Hotline Miami 2 Hands-on Preview
- Updated: July 5, 2013
Everything feels similar, but different.
This is my first reaction to Hotline Miami 2: Wrong Number when I sit down at its demo station during the Rezzed expo. My character is stood outside an apartment building, the neon graphics and electronica soundtrack which captured my affection are still present. My character’s pig mask is reminiscent of the original Hotline Miami trailer I saw nearly a year ago. Everything comes flooding back to me as I make my way through the building; the lock-on, weapon throwing, using doors to my advantage.
Like riding a bike of murder I started effortlessly flowing through the level, guards strewn around like ragdolls as I would take hammers, baseball bats and even their own guns to them. I reach the final room, kill my intended target and approach his mistress who was with him at the time. That’s when it happens.
“CUT! Okay that was good. You, pig-face, you did good kid, go take five. You, blondie, you could scream a little ya know? Be more feminine, more girly. This is supposed to be a horror movie. Okay people, let’s get this place set up for the next scene!”
The director walks away as the cast stir and begin to rearrange themselves. Like I said, everything feels similar, but different.
Welcome to Hotline Miami 2: Wrong Number.
It’s no secret that I really enjoyed the first Hotline Miami when it came out – I even named it my indie game of 2012 – so when a sequel was announced recently at E3 I was overjoyed. During my time with Hotline Miami 2: Wrong Number I let a lot of things slide, the couple of random crashes, the screen tear here and there, the moments when the brightness would pulse for no apparent reason all because I was excited enough to allow those things to happen and considering this game was only announced a few weeks ago the level of content in the demo is reasonably impressive.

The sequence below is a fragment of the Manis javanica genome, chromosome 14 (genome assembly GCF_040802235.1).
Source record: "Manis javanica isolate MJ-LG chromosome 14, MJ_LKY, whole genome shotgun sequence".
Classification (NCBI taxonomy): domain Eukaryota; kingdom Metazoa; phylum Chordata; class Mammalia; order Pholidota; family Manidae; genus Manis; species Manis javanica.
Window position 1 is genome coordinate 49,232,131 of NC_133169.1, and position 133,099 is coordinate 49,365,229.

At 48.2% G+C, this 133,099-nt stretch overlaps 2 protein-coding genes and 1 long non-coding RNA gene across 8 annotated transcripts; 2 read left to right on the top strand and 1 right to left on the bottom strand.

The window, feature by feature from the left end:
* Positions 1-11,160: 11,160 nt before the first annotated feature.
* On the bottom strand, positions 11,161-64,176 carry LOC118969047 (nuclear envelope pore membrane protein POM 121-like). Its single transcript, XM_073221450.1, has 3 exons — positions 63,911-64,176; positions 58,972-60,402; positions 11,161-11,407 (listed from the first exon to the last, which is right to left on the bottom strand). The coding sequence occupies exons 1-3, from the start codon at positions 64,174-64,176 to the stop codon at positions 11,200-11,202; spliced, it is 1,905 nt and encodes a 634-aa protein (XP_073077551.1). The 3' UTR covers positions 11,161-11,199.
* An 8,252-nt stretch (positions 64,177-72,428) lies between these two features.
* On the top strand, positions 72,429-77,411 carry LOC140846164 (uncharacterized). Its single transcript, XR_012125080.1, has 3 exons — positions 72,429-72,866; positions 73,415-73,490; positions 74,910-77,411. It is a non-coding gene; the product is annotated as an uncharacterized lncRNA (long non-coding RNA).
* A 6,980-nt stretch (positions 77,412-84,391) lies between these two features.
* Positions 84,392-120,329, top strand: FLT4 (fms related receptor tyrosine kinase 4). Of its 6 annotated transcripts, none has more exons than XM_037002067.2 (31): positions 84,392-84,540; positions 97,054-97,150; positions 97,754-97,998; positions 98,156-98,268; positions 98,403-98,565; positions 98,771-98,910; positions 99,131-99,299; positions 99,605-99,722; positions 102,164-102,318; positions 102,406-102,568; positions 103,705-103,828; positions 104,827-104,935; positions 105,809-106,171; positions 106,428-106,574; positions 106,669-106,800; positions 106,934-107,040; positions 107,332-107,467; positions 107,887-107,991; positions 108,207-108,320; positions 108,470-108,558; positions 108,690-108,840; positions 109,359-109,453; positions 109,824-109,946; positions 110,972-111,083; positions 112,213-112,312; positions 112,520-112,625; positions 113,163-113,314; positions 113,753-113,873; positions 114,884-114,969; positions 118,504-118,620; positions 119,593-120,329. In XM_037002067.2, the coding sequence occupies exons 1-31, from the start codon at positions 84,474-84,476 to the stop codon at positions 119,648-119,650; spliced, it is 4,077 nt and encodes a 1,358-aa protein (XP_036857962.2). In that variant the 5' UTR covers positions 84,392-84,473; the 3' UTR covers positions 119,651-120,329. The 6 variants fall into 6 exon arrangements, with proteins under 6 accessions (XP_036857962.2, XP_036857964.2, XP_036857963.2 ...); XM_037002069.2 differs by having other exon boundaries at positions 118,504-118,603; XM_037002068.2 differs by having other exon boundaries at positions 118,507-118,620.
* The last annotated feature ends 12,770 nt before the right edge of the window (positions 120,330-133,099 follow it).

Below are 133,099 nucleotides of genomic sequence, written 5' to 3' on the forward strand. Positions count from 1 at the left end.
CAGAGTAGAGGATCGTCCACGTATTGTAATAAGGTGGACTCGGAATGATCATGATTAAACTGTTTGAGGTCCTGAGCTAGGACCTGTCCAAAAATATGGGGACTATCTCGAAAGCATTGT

Through the three levels I played I encountered more of what I loved most about the first Hotline Miami. The 80’s electronica disco music has taken only a slightly more melodic tone in places. The camera still does that slight swaying thing as you cross the level, which I know a lot of people hated but I personally liked.
Enemies now have a tendency to miss occasionally when shooting at you instead of being imbued with pinpoint accuracy. It’s also clear that the ruthless and unforgiving nature from the first Hotline Miami has been toned down slightly for this instalment as on more than one occasion I would take a stray bullet in the chest before the second one finished me off.
The other noticeable change was the score multiplier icon in one corner of the screen during gameplay. When getting kills in quick succession this multiplier will increase and I must admit this actually made me make a few mistakes at times – having the constant chance of extra points for quicker kills caused me to run face-first into a shotgun blast more than I care to admit.
The story behind Hotline Miami 2: Wrong Number is still something of a mystery. I was assured by the person showing me the demo that there are a number of classic Hotline levels – start [the level] clear the baddies out, get back to the car (a van during this demo) and head home – but I’m told that there are also some more complex levels which will break away from the edict that drove the original. I’m personally hoping that there aren’t too many stealth missions like ‘Flatline’ from the original but that’s just me.
All in all, if you enjoyed the original Hotline Miami; you’re bound to find Hotline Miami 2: Wrong Number enjoyable. It’s more of the same with only (currently) a few minor changes to it.